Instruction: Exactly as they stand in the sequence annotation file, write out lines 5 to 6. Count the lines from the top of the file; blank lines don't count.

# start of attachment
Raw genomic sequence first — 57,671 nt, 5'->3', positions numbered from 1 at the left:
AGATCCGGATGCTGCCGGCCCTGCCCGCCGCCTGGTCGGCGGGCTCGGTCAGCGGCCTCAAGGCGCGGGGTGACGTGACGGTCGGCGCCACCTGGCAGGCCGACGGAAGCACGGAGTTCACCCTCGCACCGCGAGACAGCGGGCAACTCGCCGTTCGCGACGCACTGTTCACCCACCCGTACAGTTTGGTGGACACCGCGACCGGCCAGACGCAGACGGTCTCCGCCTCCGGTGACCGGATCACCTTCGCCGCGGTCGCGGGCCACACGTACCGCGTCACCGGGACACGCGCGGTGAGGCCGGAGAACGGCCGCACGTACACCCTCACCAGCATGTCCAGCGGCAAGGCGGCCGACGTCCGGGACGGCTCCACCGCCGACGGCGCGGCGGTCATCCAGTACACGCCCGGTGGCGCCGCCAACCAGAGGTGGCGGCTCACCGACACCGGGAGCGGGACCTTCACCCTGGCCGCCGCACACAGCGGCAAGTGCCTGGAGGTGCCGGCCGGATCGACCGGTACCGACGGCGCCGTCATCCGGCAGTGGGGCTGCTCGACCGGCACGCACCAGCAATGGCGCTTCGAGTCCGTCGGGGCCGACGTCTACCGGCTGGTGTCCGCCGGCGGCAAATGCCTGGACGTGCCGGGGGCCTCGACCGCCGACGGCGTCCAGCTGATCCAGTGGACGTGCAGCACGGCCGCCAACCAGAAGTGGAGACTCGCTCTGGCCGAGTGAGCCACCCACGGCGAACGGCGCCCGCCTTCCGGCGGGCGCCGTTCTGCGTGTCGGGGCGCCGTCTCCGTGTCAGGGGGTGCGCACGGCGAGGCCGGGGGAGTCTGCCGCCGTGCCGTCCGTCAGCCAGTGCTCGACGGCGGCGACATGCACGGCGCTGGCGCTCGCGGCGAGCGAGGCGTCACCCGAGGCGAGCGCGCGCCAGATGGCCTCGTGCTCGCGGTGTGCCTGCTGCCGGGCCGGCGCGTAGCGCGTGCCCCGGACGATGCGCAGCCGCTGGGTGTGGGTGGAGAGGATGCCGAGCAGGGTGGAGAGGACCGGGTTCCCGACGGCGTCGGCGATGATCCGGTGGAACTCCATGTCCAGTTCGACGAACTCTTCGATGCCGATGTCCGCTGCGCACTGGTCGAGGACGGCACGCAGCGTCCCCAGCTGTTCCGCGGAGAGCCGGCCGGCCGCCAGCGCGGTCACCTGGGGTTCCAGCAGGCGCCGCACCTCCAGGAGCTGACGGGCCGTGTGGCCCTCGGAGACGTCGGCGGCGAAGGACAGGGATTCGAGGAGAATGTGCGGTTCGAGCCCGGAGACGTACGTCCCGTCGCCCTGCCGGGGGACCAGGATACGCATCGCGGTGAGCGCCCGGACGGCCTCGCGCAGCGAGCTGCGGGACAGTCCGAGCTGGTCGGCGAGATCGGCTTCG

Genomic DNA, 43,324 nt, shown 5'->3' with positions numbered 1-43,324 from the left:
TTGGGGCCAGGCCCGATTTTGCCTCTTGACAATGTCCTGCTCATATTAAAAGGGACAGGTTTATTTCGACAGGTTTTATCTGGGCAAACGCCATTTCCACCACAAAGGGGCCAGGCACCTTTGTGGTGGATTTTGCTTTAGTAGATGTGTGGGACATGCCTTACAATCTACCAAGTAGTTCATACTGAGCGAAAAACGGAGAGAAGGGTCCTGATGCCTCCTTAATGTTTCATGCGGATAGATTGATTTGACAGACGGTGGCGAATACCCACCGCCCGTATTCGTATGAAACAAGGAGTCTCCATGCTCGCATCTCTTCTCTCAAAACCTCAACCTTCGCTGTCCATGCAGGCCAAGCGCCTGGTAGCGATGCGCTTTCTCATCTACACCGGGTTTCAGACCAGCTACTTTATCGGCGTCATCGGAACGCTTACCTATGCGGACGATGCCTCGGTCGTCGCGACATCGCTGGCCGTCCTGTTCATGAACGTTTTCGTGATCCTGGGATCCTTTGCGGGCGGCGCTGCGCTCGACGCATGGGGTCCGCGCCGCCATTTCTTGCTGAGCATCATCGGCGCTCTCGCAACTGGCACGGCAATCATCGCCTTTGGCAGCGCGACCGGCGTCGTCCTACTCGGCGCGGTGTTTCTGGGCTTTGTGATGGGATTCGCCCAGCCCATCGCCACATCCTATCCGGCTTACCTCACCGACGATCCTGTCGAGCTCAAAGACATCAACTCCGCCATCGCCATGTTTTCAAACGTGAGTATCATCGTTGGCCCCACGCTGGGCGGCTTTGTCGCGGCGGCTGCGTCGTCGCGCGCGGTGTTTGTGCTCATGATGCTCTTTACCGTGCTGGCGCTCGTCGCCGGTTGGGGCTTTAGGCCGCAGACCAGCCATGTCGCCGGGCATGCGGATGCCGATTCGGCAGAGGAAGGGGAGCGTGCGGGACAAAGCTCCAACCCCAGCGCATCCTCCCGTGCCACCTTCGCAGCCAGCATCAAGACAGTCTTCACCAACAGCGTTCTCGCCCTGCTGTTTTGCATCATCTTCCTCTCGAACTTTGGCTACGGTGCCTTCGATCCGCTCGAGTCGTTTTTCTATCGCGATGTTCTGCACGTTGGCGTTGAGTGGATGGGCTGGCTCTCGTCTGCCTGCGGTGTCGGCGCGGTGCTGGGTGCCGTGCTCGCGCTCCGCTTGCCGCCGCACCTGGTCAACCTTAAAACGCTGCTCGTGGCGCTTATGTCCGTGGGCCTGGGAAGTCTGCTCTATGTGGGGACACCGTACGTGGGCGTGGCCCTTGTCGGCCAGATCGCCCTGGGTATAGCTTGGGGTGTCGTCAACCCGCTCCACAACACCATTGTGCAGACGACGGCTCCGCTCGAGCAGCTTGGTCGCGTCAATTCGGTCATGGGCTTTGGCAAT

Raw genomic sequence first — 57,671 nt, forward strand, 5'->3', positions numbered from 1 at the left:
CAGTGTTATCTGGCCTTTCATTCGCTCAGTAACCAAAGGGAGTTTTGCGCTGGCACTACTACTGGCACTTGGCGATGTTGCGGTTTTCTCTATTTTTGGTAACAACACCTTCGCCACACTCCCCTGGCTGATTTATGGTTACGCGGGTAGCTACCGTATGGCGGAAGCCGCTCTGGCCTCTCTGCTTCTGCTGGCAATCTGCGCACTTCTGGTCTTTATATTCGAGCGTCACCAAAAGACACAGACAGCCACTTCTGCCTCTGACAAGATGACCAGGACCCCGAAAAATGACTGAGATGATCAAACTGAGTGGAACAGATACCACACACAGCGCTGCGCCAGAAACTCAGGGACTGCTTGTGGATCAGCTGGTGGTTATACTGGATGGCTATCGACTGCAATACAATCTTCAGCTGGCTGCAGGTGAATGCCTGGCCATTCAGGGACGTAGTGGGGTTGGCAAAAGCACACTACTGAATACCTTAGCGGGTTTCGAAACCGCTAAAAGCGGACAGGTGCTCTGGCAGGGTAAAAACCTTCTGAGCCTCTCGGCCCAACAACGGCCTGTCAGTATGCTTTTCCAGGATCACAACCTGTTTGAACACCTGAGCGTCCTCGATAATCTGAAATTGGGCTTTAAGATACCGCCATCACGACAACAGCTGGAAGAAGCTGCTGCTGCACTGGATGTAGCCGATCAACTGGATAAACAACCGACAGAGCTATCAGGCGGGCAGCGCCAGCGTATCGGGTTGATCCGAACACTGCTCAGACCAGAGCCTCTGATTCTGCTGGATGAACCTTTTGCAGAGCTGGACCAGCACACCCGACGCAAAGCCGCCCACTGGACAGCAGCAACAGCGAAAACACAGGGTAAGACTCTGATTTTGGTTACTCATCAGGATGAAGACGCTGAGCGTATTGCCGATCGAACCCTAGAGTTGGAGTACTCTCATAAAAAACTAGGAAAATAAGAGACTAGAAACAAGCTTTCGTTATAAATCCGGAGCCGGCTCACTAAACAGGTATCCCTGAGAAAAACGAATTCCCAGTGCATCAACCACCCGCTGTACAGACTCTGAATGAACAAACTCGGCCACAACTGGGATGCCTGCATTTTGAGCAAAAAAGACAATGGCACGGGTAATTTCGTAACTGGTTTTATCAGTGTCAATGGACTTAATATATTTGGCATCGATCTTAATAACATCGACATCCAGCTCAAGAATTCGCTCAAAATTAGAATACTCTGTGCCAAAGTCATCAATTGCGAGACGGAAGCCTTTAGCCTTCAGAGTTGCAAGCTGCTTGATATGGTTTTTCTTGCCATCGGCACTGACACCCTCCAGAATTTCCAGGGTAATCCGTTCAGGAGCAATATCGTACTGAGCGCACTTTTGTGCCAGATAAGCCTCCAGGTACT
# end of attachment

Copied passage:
Raw genomic sequence first — 57,671 nt, forward strand, 5'->3', positions numbered from 1 at the left:
CAGTGTTATCTGGCCTTTCATTCGCTCAGTAACCAAAGGGAGTTTTGCGCTGGCACTACTACTGGCACTTGGCGATGTTGCGGTTTTCTCTATTTTTGGTAACAACACCTTCGCCACACTCCCCTGGCTGATTTATGGTTACGCGGGTAGCTACCGTATGGCGGAAGCCGCTCTGGCCTCTCTGCTTCTGCTGGCAATCTGCGCACTTCTGGTCTTTATATTCGAGCGTCACCAAAAGACACAGACAGCCACTTCTGCCTCTGACAAGATGACCAGGACCCCGAAAAATGACTGAGATGATCAAACTGAGTGGAACAGATACCACACACAGCGCTGCGCCAGAAACTCAGGGACTGCTTGTGGATCAGCTGGTGGTTATACTGGATGGCTATCGACTGCAATACAATCTTCAGCTGGCTGCAGGTGAATGCCTGGCCATTCAGGGACGTAGTGGGGTTGGCAAAAGCACACTACTGAATACCTTAGCGGGTTTCGAAACCGCTAAAAGCGGACAGGTGCTCTGGCAGGGTAAAAACCTTCTGAGCCTCTCGGCCCAACAACGGCCTGTCAGTATGCTTTTCCAGGATCACAACCTGTTTGAACACCTGAGCGTCCTCGATAATCTGAAATTGGGCTTTAAGATACCGCCATCACGACAACAGCTGGAAGAAGCTGCTGCTGCACTGGATGTAGCCGATCAACTGGATAAACAACCGACAGAGCTATCAGGCGGGCAGCGCCAGCGTATCGGGTTGATCCGAACACTGCTCAGACCAGAGCCTCTGATTCTGCTGGATGAACCTTTTGCAGAGCTGGACCAGCACACCCGACGCAAAGCCGCCCACTGGACAGCAGCAACAGCGAAAACACAGGGTAAGACTCTGATTTTGGTTACTCATCAGGATGAAGACGCTGAGCGTATTGCCGATCGAACCCTAGAGTTGGAGTACTCTCATAAAAAACTAGGAAAATAAGAGACTAGAAACAAGCTTTCGTTATAAATCCGGAGCCGGCTCACTAAACAGGTATCCCTGAGAAAAACGAATTCCCAGTGCATCAACCACCCGCTGTACAGACTCTGAATGAACAAACTCGGCCACAACTGGGATGCCTGCATTTTGAGCAAAAAAGACAATGGCACGGGTAATTTCGTAACTGGTTTTATCAGTGTCAATGGACTTAATATATTTGGCATCGATCTTAATAACATCGACATCCAGCTCAAGAATTCGCTCAAAATTAGAATACTCTGTGCCAAAGTCATCAATTGCGAGACGGAAGCCTTTAGCCTTCAGAGTTGCAAGCTGCTTGATATGGTTTTTCTTGCCATCGGCACTGACACCCTCCAGAATTTCCAGGGTAATCCGTTCAGGAGCAATATCGTACTGAGCGCACTTTTGTGCCAGATAAGCCTCCAGGTACT